Title: PyErr_Clear() vs. AsynchronousException
Type: Stage:
Components: Interpreter Core Versions:
Status: closed Resolution: fixed
Dependencies: Superseder:
Assigned To: mwh Nosy List: arigo, christian.heimes, mwh
Priority: normal Keywords: patch

Created on 2004-08-16 11:23 by arigo, last changed 2008-01-04 19:54 by christian.heimes. This issue is now closed.

File name Uploaded Description Edit
pyerr_clear.diff arigo, 2004-08-16 11:23 PyErr_Clear() -> asynchronous exception
Messages (2)
msg46720 - (view) Author: Armin Rigo (arigo) * (Python committer) Date: 2004-08-16 11:23
The core uses PyErr_Clear() in quite a number of places, which is bad.  It can hide a genuine problem like a MemoryError or an infinite recursion.  Fixing all these places is very difficult: there are a lot of functions that pretend they can't fail.  Instead, the current patch extends the asynchronous thread exception mecanism recently introduced, and PyErr_Clear() sends such an asynchronous exception to the current thread if it detects an exception that should not be lost.

"Should not be lost" is defined as subclassing from the new AsyncronousException class.  The exception hierarchy now looks like:

+-- SystemExit
+-- StopIteration
+-- StandardError
|   +-- almost_all_the_XxxError
+-- AsynchronousException
|   +-- KeyboardInterrupt
|   +-- RuntimeError
|   +-- MemoryError
+-- Warning

Some more thinking about it would be welcome.  Maybe AsynchronousException and a few others should not subclass Exception at all, so that "except Exception" statements don't catch them.  Anyway, this patch alreaddy improves the situation, because you can catch and re-raise AsynchronousException (instead of, say, just KeyboardInterrupt).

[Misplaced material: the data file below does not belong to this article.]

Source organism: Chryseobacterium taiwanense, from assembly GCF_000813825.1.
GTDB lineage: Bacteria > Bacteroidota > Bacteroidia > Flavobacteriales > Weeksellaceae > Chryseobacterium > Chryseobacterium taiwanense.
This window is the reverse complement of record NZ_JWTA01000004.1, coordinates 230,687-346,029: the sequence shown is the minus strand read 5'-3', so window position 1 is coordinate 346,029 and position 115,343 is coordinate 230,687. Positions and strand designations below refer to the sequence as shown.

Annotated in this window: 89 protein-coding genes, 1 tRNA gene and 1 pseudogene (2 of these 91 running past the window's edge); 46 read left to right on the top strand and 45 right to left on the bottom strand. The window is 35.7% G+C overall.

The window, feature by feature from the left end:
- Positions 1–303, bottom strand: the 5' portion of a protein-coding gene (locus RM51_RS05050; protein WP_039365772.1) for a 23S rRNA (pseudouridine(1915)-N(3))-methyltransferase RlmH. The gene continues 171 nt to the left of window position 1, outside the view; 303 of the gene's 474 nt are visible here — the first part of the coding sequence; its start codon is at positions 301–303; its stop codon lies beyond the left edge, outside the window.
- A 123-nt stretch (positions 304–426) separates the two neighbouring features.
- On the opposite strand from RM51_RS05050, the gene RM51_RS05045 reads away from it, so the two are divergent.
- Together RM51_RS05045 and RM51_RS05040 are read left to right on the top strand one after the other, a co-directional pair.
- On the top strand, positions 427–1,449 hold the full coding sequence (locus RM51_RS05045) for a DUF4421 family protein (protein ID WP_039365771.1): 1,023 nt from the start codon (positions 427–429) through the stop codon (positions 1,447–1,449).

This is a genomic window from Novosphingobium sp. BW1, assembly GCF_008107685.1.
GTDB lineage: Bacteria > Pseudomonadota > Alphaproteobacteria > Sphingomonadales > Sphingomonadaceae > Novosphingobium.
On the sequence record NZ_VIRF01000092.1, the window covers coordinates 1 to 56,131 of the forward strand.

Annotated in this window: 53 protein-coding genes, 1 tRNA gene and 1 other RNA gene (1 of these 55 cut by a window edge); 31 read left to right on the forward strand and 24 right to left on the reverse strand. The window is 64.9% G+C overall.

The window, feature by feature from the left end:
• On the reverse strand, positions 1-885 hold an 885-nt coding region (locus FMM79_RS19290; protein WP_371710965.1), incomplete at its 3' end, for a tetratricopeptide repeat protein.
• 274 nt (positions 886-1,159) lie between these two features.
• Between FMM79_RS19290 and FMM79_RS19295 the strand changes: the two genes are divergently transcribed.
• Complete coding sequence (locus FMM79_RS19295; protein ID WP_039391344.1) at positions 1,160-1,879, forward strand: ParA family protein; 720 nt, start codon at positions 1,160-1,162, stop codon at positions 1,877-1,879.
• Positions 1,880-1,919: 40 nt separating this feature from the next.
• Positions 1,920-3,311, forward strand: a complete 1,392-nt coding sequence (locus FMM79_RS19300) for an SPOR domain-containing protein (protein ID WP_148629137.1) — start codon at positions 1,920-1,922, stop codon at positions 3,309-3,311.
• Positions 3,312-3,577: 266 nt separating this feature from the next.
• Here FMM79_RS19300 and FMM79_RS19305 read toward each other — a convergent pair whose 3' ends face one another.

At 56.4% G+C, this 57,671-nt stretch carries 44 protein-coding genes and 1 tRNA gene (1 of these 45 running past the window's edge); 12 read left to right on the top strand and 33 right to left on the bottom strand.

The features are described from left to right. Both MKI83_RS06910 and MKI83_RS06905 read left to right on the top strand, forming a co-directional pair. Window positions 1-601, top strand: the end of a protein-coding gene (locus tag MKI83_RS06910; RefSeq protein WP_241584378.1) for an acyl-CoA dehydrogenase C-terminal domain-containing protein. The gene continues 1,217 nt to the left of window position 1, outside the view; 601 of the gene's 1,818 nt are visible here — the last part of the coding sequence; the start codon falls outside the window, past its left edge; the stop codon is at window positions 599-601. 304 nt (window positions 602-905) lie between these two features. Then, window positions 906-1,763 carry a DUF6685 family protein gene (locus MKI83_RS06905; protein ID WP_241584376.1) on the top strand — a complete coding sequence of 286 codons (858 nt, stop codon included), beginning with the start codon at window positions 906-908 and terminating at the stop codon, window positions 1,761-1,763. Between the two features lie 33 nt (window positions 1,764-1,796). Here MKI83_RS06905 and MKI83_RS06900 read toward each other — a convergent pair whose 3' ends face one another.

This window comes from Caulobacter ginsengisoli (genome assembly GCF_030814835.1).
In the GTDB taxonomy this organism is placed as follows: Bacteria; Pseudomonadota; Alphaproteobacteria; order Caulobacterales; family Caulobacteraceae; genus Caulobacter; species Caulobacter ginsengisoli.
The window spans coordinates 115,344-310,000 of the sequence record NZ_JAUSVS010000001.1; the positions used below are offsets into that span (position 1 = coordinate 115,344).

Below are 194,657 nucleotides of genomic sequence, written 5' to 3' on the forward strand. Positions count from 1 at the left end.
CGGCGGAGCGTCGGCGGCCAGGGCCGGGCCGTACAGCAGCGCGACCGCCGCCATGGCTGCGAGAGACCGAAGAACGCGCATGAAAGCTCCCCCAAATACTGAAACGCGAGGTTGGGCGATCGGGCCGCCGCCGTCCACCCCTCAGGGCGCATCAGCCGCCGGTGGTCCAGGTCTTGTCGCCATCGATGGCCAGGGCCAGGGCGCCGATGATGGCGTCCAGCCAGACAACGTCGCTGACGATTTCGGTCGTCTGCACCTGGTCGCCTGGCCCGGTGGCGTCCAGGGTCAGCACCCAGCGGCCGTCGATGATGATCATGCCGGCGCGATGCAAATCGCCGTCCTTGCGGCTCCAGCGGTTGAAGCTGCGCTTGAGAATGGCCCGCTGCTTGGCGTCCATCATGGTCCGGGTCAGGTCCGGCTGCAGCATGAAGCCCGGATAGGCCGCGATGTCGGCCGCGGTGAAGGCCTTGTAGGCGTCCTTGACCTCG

Incompatibility note: in CVS, NotImplementedError is a subclass of RuntimeError.  With this patch it doesn't make sense any more, so NotImplementedError now inherits directly from StandardError.

Finally note that the patch is a first draft, not really tested and documented (though it's already nice to be able to Ctrl-C out of a long-running hasattr() call).  In particular I'm not entierely sure when the asynchronous exception will be re-raised (though it should always be shortly after the original faulty opcode).  I'm not sure the tracebacks coming from such exceptions will always be correct (e.g. they could point to a point after the one that triggered the exception, or even skip a few recursion levels entierely).

Assigning to mwh because he seems interested in the idea.
msg59255 - (view) Author: Christian Heimes (christian.heimes) * (Python committer) Date: 2008-01-04 19:54
The problem was solved with the new BaseException class
Date User Action Args
2008-01-04 19:54:42christian.heimessetstatus: open -> closed
resolution: fixed
messages: + msg59255
nosy: + christian.heimes
2004-08-16 11:23:45arigocreate